The cry by hard-core Brexiters that this is BRINO (Brexit In Name Only) would be music in the ears of many Remainers, and drown out wails of purist Remainers who would not accept any deal short of remaining in the EU as in the past.

MPs united in rejecting no deal must use the next few weeks to cook up a bill that can achieve a House of Commons majority before the end of October or being dished by Johnson and Dominic Cummings.

The Labour leadership must decide whether to stick to its current unicorn solution–a referendum after a general election called before 31 October–or whether to endorse a referendum now.

A three-question ballot with a sweet-sour option, a remain option and a leave option has the best chance of maximizing support by Labour MPs as allowing the people to decide what form of Brexit they want – or letting them change their minds altogether.

Opposition to a referendum is most likely to come from hard-core Brexiters who see the default position of leaving in a few weeks as their reward for decades of campaigning to take back control from the EU.

A second vote would jeopardize this by threatening endorsement for remain or BRINO.

The attraction of a referendum for Johnson is that he can be in the spotlight as a campaigner and, once the Brexit impasse is broken, follow up with a general election campaign in which he will seek an absolute majority in the belief he can better charm the electorate than Theresa May did in 2017.

For Johnson to oppose a referendum leaves him at the mercy of a Commons majority that can reject any cosmetic deal he serves up and tell him to go back and try for a better deal before 31 January.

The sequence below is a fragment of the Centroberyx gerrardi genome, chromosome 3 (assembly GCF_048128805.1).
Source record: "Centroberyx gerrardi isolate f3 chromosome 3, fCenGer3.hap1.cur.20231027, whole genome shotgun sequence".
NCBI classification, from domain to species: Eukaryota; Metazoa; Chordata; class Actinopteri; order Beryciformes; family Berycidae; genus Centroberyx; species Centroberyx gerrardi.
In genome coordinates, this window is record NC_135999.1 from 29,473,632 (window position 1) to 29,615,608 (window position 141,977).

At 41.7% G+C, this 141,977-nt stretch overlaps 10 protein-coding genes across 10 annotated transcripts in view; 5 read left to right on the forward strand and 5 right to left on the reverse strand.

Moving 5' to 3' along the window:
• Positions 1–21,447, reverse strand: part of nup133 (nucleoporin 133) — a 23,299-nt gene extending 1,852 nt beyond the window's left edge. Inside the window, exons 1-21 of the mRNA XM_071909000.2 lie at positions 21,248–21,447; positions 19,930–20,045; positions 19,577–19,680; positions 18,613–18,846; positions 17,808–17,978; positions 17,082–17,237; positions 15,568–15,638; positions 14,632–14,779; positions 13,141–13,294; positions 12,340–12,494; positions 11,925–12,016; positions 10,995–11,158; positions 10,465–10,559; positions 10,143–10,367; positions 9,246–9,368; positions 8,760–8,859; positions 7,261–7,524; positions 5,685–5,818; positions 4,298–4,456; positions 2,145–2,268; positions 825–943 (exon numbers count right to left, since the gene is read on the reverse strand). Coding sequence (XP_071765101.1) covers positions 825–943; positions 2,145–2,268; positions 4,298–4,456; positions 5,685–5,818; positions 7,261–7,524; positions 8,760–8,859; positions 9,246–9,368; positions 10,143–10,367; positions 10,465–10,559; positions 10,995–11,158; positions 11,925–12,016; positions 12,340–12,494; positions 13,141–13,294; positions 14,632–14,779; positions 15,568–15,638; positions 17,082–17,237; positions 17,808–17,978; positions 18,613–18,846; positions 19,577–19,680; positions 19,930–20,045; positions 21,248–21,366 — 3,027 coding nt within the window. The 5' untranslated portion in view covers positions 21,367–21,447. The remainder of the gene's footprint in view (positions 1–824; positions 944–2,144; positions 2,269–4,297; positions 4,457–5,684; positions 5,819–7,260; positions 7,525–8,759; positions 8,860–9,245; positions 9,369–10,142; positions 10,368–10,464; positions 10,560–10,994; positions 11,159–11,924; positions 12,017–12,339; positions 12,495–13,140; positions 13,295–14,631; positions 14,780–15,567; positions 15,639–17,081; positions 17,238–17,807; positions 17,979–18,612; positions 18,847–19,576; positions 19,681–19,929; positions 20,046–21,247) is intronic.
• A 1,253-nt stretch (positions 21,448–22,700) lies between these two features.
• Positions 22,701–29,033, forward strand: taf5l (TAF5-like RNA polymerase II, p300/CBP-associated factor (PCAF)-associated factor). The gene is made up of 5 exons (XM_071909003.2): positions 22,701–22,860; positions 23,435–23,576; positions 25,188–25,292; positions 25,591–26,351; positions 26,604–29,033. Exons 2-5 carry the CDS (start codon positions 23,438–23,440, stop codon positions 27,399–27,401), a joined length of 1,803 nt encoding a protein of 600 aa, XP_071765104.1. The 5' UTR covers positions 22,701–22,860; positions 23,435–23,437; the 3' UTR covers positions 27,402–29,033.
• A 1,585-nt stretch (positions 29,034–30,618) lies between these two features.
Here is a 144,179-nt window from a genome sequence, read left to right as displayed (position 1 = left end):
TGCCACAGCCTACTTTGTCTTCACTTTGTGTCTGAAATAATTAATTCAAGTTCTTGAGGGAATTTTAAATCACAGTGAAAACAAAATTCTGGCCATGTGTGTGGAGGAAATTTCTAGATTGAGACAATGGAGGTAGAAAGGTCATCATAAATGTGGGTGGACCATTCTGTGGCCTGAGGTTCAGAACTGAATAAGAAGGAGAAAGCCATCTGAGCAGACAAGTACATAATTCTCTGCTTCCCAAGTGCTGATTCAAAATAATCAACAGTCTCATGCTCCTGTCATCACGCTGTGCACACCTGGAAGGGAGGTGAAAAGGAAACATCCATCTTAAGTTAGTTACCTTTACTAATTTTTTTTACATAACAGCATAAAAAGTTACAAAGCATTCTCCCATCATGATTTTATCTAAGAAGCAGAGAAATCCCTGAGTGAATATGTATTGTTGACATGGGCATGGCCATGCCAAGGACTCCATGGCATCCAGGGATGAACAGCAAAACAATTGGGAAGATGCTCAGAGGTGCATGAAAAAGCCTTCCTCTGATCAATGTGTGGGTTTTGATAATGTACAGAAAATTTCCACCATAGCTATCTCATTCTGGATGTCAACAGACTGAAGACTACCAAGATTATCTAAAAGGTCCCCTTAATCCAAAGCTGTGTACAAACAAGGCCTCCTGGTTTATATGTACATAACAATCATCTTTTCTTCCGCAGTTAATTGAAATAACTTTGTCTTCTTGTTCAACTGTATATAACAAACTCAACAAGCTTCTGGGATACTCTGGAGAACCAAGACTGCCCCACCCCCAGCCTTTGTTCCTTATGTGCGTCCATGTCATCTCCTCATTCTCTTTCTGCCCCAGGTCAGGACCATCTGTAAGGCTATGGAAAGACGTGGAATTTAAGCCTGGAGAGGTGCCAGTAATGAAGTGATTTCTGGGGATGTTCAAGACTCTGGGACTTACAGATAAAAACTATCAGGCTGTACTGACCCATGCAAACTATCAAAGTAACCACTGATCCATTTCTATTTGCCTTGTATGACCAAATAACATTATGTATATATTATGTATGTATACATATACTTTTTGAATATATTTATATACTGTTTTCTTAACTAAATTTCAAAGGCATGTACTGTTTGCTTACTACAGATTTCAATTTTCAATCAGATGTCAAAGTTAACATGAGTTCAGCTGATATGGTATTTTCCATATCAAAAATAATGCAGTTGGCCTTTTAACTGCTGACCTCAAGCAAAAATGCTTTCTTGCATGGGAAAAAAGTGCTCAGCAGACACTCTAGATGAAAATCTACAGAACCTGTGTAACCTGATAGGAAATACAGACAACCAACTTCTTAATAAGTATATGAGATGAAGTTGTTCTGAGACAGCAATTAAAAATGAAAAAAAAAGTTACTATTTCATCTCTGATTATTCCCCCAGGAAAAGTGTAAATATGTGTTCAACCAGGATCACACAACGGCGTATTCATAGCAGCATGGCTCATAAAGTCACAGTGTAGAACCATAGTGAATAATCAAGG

True Remainers in the Liberal Democratic Party can take comfort in survey evidence showing that in a three-way division of the vote those favouring remain are in a plurality.

This would open up the possibility that the transfer of referendum votes from whichever alternative finished third would lead to an absolute majority for remaining in the EU.

Scottish Nationalist MPs, still substantially more numerous than Lib Dems, want a second referendum keeping Britain in Europe followed by a Scottish referendum majority for independence on terms that would keep Scotland and England joined economically but not politically through EU membership.

Ironically, the realistic prospect of a second referendum would give Conservative whips a credible threat to cajole hard-core Brexiters to vote for whatever is in the cake box that Johnson brings back from Brussels on 19 October.

While what’s inside will not be the magic cake that Johnson promised, most are likely to swallow it.

MPs on the opposition benches do not have to suffer the indignity of voting for any deal Johnson serves up. Abstention by a limited number of opposition MPs would be sufficient to stop the UK leaving the EU without a deal on 31 October.

MPs on both sides of the House could then get back to what they care about most: positioning themselves for a post-Brexit general election.

By Professor Richard Rose, professor of politics at the University of Strathclyde and a fellow of the Robert Schuman Centre at the European University Institute. This analysis draws of his forthcoming book ‘How Referendums Challenge European Democracy: Brexit and Beyond’.

This article was originally published by UK in a Changing Europe.